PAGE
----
· What if we use organic surplus from local producers and transform it into regenerative applications for climate-resilient economies and societies?
· Is it possible to program the lifespan of a material based on its use and know what nutrients it brings to the soil when it is composted?
· What is the minimum infrastructure to generate a local and regenerative product?
Organic Matters aims to: map the surplus organic matter from local producers, collaborate with other material designers and generate compostable applications using artisanal and digital manufacturing techniques, and finally, seek investment to research, produce and disseminate regenerative materials and low environmental impact.
The project is a space for exploration to rethink the future and value of regenerative economy, organic matter and local production.
Which Open Source fits for Organic Matters?
I've been looking at different Open Source licenses:
· Apache License 2.0
· GNU General Public License (GPL) or (LGPL)
· Common Development and Distribution License 1.0 (CDDL-1.0)
But they did not convince me and I saw them very focused on software. After I have looked at the Creative Commons, I have seen the following form: https://creativecommons.org/choose/
What is Creative Commons?
Creative Commons is a nonprofit organization dedicated to building a globally-accessible public commons of knowledge and culture. We make it easier for people to share their creative and academic work, as well as to access and build upon the work of others. By helping people and organizations share knowledge and creativity, we aim to build a more equitable, accessible, and innovative world.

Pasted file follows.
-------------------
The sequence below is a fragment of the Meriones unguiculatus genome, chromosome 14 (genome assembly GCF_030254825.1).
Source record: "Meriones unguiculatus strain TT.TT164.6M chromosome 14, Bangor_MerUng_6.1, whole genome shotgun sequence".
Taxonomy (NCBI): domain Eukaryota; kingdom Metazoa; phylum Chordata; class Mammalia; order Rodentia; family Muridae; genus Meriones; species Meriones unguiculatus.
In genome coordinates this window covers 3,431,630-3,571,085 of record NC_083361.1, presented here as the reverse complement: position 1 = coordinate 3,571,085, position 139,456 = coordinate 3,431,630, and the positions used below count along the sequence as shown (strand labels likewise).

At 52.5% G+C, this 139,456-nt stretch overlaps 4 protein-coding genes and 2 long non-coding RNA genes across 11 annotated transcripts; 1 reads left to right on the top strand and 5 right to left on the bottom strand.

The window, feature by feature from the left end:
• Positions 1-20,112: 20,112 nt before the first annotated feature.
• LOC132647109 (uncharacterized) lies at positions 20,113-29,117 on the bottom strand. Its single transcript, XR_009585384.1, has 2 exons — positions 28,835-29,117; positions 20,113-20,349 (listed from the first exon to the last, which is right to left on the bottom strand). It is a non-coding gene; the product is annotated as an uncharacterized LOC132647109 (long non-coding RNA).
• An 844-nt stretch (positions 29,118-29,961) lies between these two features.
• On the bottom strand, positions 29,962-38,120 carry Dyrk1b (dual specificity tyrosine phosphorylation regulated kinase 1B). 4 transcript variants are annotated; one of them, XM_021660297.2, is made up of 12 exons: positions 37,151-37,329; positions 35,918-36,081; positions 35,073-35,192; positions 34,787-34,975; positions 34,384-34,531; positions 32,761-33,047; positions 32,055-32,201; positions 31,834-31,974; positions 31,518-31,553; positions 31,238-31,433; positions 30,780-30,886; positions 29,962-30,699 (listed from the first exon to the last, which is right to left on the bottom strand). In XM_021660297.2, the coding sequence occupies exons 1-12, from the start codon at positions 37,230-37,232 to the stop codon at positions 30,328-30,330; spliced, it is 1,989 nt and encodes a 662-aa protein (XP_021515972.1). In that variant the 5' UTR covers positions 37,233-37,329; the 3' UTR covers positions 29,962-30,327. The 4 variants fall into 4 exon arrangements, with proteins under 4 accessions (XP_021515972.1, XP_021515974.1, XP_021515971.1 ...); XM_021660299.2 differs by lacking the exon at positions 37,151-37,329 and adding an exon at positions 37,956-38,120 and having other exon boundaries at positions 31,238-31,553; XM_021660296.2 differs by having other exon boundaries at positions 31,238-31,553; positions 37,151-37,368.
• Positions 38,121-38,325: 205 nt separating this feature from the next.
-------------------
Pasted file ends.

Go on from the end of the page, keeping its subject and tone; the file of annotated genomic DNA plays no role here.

I've decided to answer the following questions of the Creative Commons form:
And the suggested license has been:
Este obra está bajo una licencia de Creative Commons Reconocimiento-NoComercial 4.0 Internacional
CC - Non Commercial for Organic Matters
At first I was between commercial CC and non-commercial CC but I have seen that it is important to apply a viable business model and not monetizing the platform makes the project no longer profitable.
The license I choose for my project is the “CC Non-Comercial”. This license allows to share, copy and redistribute the material in any medium or format and adapt, remix, transform and build upon the material.
Although this, people who uses the platform and the material explorations must give appropriate credit, provide a link to the license and indicate if changes were made. This material may not be used for commercial purposes under this license.
Therefore, Organic Matters will share the process and experience of connecting local producers, material designers and industry. But when replicating and implementing the process in other business, it must be part of the project's advice and development.